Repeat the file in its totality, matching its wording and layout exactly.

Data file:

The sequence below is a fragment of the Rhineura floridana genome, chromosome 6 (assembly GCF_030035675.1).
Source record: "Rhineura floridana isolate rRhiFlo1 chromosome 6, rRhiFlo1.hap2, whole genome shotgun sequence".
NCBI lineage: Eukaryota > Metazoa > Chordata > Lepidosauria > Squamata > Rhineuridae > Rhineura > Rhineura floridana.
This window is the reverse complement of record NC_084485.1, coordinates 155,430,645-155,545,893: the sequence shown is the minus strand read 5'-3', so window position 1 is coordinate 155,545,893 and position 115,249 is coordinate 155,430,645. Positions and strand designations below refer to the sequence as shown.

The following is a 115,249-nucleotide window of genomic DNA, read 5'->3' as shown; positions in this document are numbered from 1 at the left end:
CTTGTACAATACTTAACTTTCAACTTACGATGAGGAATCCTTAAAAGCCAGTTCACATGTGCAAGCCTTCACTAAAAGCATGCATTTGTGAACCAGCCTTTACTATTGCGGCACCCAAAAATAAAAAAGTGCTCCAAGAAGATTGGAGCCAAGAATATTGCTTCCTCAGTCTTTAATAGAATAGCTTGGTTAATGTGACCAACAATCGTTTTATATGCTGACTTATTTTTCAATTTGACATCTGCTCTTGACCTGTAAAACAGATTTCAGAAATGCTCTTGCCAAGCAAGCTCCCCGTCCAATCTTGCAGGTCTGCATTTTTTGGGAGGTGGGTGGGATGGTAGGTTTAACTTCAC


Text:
The sequence below is a fragment of the Rhineura floridana genome, chromosome 6 (assembly GCF_030035675.1).
Source record: "Rhineura floridana isolate rRhiFlo1 chromosome 6, rRhiFlo1.hap2, whole genome shotgun sequence".
NCBI lineage: Eukaryota > Metazoa > Chordata > Lepidosauria > Squamata > Rhineuridae > Rhineura > Rhineura floridana.
This window is the reverse complement of record NC_084485.1, coordinates 155,430,645-155,545,893: the sequence shown is the minus strand read 5'-3', so window position 1 is coordinate 155,545,893 and position 115,249 is coordinate 155,430,645. Positions and strand designations below refer to the sequence as shown.

The following is a 115,249-nucleotide window of genomic DNA, read 5'->3' as shown; positions in this document are numbered from 1 at the left end:
CTTGTACAATACTTAACTTTCAACTTACGATGAGGAATCCTTAAAAGCCAGTTCACATGTGCAAGCCTTCACTAAAAGCATGCATTTGTGAACCAGCCTTTACTATTGCGGCACCCAAAAATAAAAAAGTGCTCCAAGAAGATTGGAGCCAAGAATATTGCTTCCTCAGTCTTTAATAGAATAGCTTGGTTAATGTGACCAACAATCGTTTTATATGCTGACTTATTTTTCAATTTGACATCTGCTCTTGACCTGTAAAACAGATTTCAGAAATGCTCTTGCCAAGCAAGCTCCCCGTCCAATCTTGCAGGTCTGCATTTTTTGGGAGGTGGGTGGGATGGTAGGTTTAACTTCAC